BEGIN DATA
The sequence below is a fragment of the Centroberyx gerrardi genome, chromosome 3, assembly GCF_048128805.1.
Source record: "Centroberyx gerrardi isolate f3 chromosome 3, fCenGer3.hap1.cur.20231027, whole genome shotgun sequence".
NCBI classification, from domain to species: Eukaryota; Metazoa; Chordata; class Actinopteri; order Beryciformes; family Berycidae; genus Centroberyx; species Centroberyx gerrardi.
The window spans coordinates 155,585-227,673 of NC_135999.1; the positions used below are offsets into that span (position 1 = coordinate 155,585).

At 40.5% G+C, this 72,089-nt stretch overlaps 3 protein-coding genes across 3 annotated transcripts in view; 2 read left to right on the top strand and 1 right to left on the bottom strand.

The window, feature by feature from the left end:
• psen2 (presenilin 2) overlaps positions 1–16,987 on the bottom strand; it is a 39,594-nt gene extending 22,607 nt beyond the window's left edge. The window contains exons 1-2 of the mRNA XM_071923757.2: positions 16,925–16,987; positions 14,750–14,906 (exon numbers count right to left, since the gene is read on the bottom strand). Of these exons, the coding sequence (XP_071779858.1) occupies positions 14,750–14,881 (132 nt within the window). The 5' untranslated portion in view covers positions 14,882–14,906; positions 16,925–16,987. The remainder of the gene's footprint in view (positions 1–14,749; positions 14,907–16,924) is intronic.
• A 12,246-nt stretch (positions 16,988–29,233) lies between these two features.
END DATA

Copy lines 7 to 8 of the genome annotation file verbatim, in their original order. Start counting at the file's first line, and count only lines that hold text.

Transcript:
• psen2 (presenilin 2) overlaps positions 1–16,987 on the bottom strand; it is a 39,594-nt gene extending 22,607 nt beyond the window's left edge. The window contains exons 1-2 of the mRNA XM_071923757.2: positions 16,925–16,987; positions 14,750–14,906 (exon numbers count right to left, since the gene is read on the bottom strand). Of these exons, the coding sequence (XP_071779858.1) occupies positions 14,750–14,881 (132 nt within the window). The 5' untranslated portion in view covers positions 14,882–14,906; positions 16,925–16,987. The remainder of the gene's footprint in view (positions 1–14,749; positions 14,907–16,924) is intronic.
• A 12,246-nt stretch (positions 16,988–29,233) lies between these two features.